It’s Friday afternoon, and my creative juices are all but shot after a week of writing, designing, and building ads for everything from camcorders to auditorium speaker arrays. I was out trolling the internet, specifically Vimeo, when I came across the video below. Dial M and Joe Marcantonio have put together an 18 minute short on DDB’s icon VW ad campaigns from the 1960’s. Talk about rejuvenating the creative spark. Universally acknowledged to be some of the greatest and most influential ads of all time, these changed the game for advertising when the campaign first launched. At the beginning of the short, there is a sequence from Mad Men where Don Draper says he hates both the ad and the car. Obviously Mr. Draper couldn’t see the impact that these were going to have. I remember these from when I was a kid, and I still think they are some of the best written and produced ads from that period.
This is a great use of interactive technology, and user engagement. VW has launched a new site to promote the new Golf R that allows visitors to create their own movie featuring the new car. The premise is pretty simple. You make car noises, and the site builds a video based on them from a series of prerecorded clips.
Working with Michael Winslow the man of 10,000 sound effects, the trailer is pretty compelling. The YouTube video directs you to the site where you can create your own experience and then share it through all of the standard social media channels and at http://rrr.vw.com as well. It’s a pretty fun concept, and watching the peoples expressions as they make the car sounds is a riot.
Over the last few years the broadcast advertising for VW has been really strong playing off pop culture icons like Star Wars. Two days ago VW dropped an ad based on the classic 1980’s music video “Take on Me” by A-Ha. Once again VW nails it with a solid commercial balanced with just the right amount of humor. Both the new VW spot and the original A-Ha video are below.
OK this gets big props from me for a number of reasons. First off it’s a great program. Second it’s here in Kansas City. Third it uses a Karman Ghia.
MindDrive is a program designed to help at risk students grow through experiential learning. The mission is to inspire students to learn, expand their vision of the future, and to have a positive impact on urban workforce development.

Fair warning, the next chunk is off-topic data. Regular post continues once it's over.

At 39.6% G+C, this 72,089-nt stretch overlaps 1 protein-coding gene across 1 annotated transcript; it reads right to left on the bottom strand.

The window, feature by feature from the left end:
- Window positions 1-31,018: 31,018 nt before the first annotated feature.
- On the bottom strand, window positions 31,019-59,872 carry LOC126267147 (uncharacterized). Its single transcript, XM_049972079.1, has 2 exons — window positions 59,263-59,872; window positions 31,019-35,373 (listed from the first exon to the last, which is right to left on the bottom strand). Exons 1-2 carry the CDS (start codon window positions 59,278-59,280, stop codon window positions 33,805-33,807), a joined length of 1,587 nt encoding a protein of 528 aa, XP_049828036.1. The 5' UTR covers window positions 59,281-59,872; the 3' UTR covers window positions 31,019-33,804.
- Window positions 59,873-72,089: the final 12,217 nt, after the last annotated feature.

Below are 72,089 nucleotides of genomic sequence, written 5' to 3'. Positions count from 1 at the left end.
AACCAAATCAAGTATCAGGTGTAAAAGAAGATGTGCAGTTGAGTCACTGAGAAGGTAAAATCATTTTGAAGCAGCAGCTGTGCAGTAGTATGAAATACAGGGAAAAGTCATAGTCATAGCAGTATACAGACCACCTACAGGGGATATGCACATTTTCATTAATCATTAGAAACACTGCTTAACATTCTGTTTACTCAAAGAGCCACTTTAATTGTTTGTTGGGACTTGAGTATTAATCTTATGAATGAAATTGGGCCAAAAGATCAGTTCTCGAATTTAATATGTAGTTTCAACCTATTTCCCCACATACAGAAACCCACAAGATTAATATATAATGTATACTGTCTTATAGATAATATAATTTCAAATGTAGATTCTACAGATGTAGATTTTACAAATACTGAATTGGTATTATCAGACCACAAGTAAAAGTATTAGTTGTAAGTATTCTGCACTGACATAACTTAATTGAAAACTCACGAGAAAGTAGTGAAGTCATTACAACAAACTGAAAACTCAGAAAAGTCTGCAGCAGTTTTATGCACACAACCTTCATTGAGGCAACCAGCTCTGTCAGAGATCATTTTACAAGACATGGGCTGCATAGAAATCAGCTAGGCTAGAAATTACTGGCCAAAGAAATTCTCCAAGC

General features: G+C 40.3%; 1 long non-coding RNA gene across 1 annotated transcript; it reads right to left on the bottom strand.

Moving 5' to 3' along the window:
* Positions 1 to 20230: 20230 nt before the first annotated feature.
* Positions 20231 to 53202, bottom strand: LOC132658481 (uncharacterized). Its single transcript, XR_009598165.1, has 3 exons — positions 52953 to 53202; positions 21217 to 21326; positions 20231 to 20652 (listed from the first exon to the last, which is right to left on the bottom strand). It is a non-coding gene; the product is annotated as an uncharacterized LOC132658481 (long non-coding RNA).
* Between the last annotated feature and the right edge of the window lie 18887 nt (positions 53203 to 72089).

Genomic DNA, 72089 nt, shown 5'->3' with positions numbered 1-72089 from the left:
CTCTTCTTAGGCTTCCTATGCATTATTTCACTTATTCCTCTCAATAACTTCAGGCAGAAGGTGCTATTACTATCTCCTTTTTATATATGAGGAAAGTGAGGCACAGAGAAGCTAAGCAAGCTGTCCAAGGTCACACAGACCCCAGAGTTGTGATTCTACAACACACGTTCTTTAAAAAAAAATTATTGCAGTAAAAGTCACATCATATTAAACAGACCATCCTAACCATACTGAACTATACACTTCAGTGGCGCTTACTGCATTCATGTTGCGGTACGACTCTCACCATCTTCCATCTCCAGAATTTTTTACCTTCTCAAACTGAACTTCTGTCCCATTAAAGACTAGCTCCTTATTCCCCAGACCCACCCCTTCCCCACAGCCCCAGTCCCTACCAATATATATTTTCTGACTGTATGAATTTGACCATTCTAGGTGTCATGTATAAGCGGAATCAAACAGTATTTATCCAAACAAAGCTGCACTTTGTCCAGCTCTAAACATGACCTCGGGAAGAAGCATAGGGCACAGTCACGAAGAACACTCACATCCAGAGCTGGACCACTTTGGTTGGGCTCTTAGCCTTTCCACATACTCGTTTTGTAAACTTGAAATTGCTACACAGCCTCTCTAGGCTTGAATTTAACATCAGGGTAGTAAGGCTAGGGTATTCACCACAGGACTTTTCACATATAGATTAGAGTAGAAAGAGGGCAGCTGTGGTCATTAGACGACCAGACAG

This year the MindDrive students built an electric car that converts social media (tweets) into fuel, used for powering a road trip from Kansas City, Mo. to Washington D.C. In D.C. the students hope to drive change in education by exposing legislators to the program and its results.
Every time you Watch, like and share this video, tweet, Facebook post, or share an image on Instagram about MindDrive, Your social activity will be used to help fuel their road trip to Washington.
Tweet races, Twitter games, and Twitter based competitions are nothing new, but occasionally one comes along that really works. Case in point VW’s #polowers campaign created by DDB Spain. The numbers in the video are pretty impressive, even though the number of participants was only 4075. This collective race, generated over 150,000 tweets with the hashtag #Polowers in 8 hours averaging 5 tweets per second. On top of that the campaign reached more than 10% of Spain’s global twitter audience. In addition, the game generated a vast amount of visits to Polo´s product section on www.volkswagen.es, reaching a record of its history. The screen shot above is from the integrated website that was developed for the game. Unfortunately it has been pulled down.
Based on the rarity of these vehicles, and the history behind them, I’m betting the “Price on Request” is close to a million dollars. I could be way off here, but we are talking about the Porsche V racing car and the custom VW Pickup Van built to carry it. Both date to 1964, and have had full frame off restorations. Based on the photos, these two are going to bring a pretty penny when they sell. If I had the money I’d be all over it, even though there is no way my 6 foot 4 inch body is ever going to fit in that tiny Porsche racer. That’s OK though, I’d be happy just to drive the van and gaze at the wonderful lines of the V. If you have the money, the complete history and contact info for the cars can be found here.
I want to hand it to Ogilvey’s Cape Town South Africa offices for turning out a smart and engaging spot for the VW Amarok (sadly a vehicle that will never make it to the USA). The production quality of this spot shines, with really great cinematography, editing, staging, casting and soundtrack.
Produced by Velocity Films the ad features the Amarok rolling through a museum designed to look like the Smithsonian built on a sound stage at Cape Town Film Studios. Velocity created five dioramas using over 130 tons of sand and 26 tons of rock depicting everything from cavemen to the lunar landings. As the truck rolls through the museum an unsuspecting janitor polishes the floors while listening to a funky version of “It Don’t Mean a Thing, If It Ain’t Got That Swing”.
The shoot and post work took more than two months to complete including the build out of the sets, and it shows. The final piece has a highly credible museum look and feel.
“The final result provides an unexpected, striking and amusing way of highlighting the technological innovation and smart, tough capabilities of the Amarok”. Jacques Massardo